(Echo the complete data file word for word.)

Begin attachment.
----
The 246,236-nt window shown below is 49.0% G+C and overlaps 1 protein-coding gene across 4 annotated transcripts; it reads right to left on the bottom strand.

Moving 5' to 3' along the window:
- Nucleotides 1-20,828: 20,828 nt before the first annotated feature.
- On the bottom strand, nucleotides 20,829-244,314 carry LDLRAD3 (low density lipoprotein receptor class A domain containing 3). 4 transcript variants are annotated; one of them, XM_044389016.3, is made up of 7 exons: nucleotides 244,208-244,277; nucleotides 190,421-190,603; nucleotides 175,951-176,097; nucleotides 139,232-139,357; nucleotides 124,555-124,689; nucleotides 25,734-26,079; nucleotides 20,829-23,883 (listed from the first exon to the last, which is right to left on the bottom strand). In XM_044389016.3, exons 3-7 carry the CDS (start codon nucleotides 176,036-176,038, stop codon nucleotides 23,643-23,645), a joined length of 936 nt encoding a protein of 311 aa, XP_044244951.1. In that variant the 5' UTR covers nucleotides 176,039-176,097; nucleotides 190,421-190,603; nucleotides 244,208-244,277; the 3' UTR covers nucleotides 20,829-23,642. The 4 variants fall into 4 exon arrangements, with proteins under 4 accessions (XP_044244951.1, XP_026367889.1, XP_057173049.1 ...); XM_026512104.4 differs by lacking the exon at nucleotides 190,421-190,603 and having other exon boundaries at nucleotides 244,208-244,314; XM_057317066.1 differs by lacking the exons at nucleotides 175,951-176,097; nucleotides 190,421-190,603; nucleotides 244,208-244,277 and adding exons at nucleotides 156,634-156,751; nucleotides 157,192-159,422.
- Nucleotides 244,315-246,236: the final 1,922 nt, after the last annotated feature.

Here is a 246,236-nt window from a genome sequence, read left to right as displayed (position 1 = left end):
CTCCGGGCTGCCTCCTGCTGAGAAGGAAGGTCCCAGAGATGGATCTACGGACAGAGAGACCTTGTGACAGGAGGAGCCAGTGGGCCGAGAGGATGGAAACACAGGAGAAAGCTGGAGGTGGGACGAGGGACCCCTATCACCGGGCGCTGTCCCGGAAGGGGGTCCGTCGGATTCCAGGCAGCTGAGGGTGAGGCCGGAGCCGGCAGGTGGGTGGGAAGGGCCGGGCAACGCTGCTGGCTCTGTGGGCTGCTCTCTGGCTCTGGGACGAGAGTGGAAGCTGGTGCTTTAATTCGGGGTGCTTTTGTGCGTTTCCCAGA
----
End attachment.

The 246,236-nt window shown below is 49.0% G+C and overlaps 1 protein-coding gene across 4 annotated transcripts; it reads right to left on the bottom strand.

Moving 5' to 3' along the window:
- Nucleotides 1-20,828: 20,828 nt before the first annotated feature.
- On the bottom strand, nucleotides 20,829-244,314 carry LDLRAD3 (low density lipoprotein receptor class A domain containing 3). 4 transcript variants are annotated; one of them, XM_044389016.3, is made up of 7 exons: nucleotides 244,208-244,277; nucleotides 190,421-190,603; nucleotides 175,951-176,097; nucleotides 139,232-139,357; nucleotides 124,555-124,689; nucleotides 25,734-26,079; nucleotides 20,829-23,883 (listed from the first exon to the last, which is right to left on the bottom strand). In XM_044389016.3, exons 3-7 carry the CDS (start codon nucleotides 176,036-176,038, stop codon nucleotides 23,643-23,645), a joined length of 936 nt encoding a protein of 311 aa, XP_044244951.1. In that variant the 5' UTR covers nucleotides 176,039-176,097; nucleotides 190,421-190,603; nucleotides 244,208-244,277; the 3' UTR covers nucleotides 20,829-23,642. The 4 variants fall into 4 exon arrangements, with proteins under 4 accessions (XP_044244951.1, XP_026367889.1, XP_057173049.1 ...); XM_026512104.4 differs by lacking the exon at nucleotides 190,421-190,603 and having other exon boundaries at nucleotides 244,208-244,314; XM_057317066.1 differs by lacking the exons at nucleotides 175,951-176,097; nucleotides 190,421-190,603; nucleotides 244,208-244,277 and adding exons at nucleotides 156,634-156,751; nucleotides 157,192-159,422.
- Nucleotides 244,315-246,236: the final 1,922 nt, after the last annotated feature.

Here is a 246,236-nt window from a genome sequence, read left to right as displayed (position 1 = left end):
CTCCGGGCTGCCTCCTGCTGAGAAGGAAGGTCCCAGAGATGGATCTACGGACAGAGAGACCTTGTGACAGGAGGAGCCAGTGGGCCGAGAGGATGGAAACACAGGAGAAAGCTGGAGGTGGGACGAGGGACCCCTATCACCGGGCGCTGTCCCGGAAGGGGGTCCGTCGGATTCCAGGCAGCTGAGGGTGAGGCCGGAGCCGGCAGGTGGGTGGGAAGGGCCGGGCAACGCTGCTGGCTCTGTGGGCTGCTCTCTGGCTCTGGGACGAGAGTGGAAGCTGGTGCTTTAATTCGGGGTGCTTTTGTGCGTTTCCCAGA